It's not every day Itchy and Fuzzy get to watch a real live baseball game, which makes today's Pet Day at Canal Park certifiably cool. The Humane Society of Greater Akron and the Akron Aeros are sponsoring a day of activities for you and your animal friend (cats, dogs -- even a monkey attended last year's Pet Day). In addition to the Aeros' 2:05 p.m. game against the Erie SeaWolves, there's a pregame pet parade on the field, prize baskets, a raffle, and photos of you with your furry pal. Pet owners pay $6 to get in; your pet gets in free (and even gets his own seat -- just be sure he's leashed). Most of the proceeds go to the Humane Society. Gates to Canal Park (300 South Main Street in Akron) open at 1:05 p.m. Call 330-657-2010 for more information.
Monday, April 14
Michael Ruhlman's Walk on Water: Inside an Elite Pediatric Surgical Unit details the ins and outs of organ transplants and, even more important, the medical errors that sometimes accompany them. It's a timely issue. His main subject is Dr. Roger Mee, head of the Center for Pediatric and Congenital Heart Diseases at the Cleveland Clinic, one of the leading units in the country. The book has the potential to be stuffy and pedantic, but Ruhlman's writing is sharp and refreshingly unscientific. His depiction of the surgical team and their work breathes with life. Ruhlman talks about and signs Walk on Water at Joseph-Beth Booksellers (13217 Shaker Square) at 7 p.m. Admission is free; call 216-751-3300.
Tuesday, April 15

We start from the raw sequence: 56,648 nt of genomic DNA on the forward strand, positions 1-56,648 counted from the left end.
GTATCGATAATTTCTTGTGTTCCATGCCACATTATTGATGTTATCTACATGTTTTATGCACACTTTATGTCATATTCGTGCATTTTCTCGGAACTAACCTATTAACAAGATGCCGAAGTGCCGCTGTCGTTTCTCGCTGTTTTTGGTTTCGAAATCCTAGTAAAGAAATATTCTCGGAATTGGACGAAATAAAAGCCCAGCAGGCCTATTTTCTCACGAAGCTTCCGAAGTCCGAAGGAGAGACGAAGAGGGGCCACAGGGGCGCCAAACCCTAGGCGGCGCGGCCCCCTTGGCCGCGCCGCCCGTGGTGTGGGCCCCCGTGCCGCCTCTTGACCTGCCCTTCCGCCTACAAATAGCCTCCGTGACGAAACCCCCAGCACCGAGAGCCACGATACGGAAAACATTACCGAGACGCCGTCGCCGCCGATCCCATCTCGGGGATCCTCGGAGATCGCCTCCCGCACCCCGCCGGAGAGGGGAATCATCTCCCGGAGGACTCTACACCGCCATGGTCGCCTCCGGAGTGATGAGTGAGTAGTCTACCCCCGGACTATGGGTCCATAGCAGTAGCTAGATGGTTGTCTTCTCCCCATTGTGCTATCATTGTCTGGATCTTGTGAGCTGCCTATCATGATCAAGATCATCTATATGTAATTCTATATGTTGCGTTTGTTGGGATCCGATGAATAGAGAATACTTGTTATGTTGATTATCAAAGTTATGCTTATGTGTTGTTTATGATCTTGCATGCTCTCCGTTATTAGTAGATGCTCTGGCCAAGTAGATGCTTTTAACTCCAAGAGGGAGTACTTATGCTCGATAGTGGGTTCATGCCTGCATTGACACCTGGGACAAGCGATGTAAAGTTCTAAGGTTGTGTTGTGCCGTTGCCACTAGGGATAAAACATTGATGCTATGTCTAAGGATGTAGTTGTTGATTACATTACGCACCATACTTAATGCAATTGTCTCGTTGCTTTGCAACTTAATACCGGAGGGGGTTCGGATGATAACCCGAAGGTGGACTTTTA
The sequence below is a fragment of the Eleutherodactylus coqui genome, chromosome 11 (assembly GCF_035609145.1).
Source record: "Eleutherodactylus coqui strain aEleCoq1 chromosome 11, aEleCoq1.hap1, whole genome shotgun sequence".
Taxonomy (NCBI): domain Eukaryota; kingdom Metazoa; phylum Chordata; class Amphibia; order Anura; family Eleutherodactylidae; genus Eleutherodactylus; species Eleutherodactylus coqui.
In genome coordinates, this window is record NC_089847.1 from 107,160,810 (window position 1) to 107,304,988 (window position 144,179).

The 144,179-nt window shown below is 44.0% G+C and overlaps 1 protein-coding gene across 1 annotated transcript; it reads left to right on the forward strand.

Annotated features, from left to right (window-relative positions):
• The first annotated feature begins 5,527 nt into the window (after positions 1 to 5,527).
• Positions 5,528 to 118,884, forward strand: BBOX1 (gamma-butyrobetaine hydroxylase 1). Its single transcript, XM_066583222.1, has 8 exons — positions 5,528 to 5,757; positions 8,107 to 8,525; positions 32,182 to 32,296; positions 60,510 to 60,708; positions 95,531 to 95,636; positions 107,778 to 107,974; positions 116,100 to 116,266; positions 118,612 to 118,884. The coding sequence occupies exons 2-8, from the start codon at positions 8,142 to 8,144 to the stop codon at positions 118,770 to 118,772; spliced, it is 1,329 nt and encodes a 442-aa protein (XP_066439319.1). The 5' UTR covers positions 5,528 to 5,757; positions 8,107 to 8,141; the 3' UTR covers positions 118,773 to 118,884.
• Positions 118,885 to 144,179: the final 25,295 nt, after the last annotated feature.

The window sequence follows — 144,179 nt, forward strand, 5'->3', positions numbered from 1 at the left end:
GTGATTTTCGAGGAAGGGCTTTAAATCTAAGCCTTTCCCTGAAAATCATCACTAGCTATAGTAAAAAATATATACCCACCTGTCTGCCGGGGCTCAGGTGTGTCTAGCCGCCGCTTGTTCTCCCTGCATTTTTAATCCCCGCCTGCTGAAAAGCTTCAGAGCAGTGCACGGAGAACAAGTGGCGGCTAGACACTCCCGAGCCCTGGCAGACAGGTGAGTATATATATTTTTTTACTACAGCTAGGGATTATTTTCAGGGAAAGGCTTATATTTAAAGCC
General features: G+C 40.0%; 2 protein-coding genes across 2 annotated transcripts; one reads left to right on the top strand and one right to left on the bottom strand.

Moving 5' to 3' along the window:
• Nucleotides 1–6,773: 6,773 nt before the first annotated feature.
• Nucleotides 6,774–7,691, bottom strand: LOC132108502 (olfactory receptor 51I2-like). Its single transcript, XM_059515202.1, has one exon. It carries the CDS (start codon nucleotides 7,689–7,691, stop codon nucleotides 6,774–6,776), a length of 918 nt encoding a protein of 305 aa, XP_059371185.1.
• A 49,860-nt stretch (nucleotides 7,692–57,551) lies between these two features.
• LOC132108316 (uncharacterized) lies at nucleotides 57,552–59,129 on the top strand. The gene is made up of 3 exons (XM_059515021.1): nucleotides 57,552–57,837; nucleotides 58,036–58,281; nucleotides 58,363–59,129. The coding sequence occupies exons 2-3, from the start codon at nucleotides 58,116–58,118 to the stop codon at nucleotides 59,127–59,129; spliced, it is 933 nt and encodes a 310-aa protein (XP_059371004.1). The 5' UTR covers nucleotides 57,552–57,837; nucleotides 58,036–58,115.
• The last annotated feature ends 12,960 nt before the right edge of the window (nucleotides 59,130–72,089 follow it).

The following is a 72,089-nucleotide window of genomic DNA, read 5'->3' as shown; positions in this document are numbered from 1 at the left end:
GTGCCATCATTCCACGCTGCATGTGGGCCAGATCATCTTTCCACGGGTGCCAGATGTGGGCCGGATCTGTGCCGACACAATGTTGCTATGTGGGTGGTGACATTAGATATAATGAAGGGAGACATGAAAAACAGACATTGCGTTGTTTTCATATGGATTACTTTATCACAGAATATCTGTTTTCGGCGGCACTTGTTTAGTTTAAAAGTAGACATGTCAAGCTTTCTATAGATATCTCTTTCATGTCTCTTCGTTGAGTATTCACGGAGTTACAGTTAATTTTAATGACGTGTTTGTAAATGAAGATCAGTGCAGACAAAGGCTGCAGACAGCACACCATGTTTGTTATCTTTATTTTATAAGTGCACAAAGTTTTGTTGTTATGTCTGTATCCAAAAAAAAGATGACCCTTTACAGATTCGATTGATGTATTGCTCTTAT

The Perpetual Motion Roadshow is like "what old punk-rock bands used to do," says Wred Fright, host of tonight's local stop. It's a traveling caravan of independent artists, including transgender author Charlie Anders, cartoonist Marc Ngui, "anti-travel travel writer" Corey Frost, and Fright himself, who recently unveiled the fourth issue of his serialized 'zine, The Pornographic Flabbergasted Emus. "These aren't standard readings," Fright says. "This is a little bit different, because there's more emphasis on performance and bringing art out to people." It takes place at Mac's Backs Paperbacks (1820 Coventry Road in Cleveland Heights) at 7. Admission is free; call 216-321-2665.
Wednesday, April 16
It's the most unDisneylike of Disney's big stage productions, but Elton John and Tim Rice's Aida still betrays its family-entertainment-factory origins: There's big, splashy Broadway-meets-Top 40 songs, a love story revolving around a princess, and enough theatrical razzle-dazzle to amuse even music-hating cranks. All this and former Monkee Micky Dolenz (who plays the father of the princess's love interest). Aida is at E.J. Thomas Hall (198 Hill Street in Akron) through April 20. Show times are 8 tonight, Thursday, April 17, and Friday, April 18, and 2 and 8 p.m. Saturday, April 19, and Sunday, April 20. Tickets range from $20 to $60, available by calling 330-972-7570.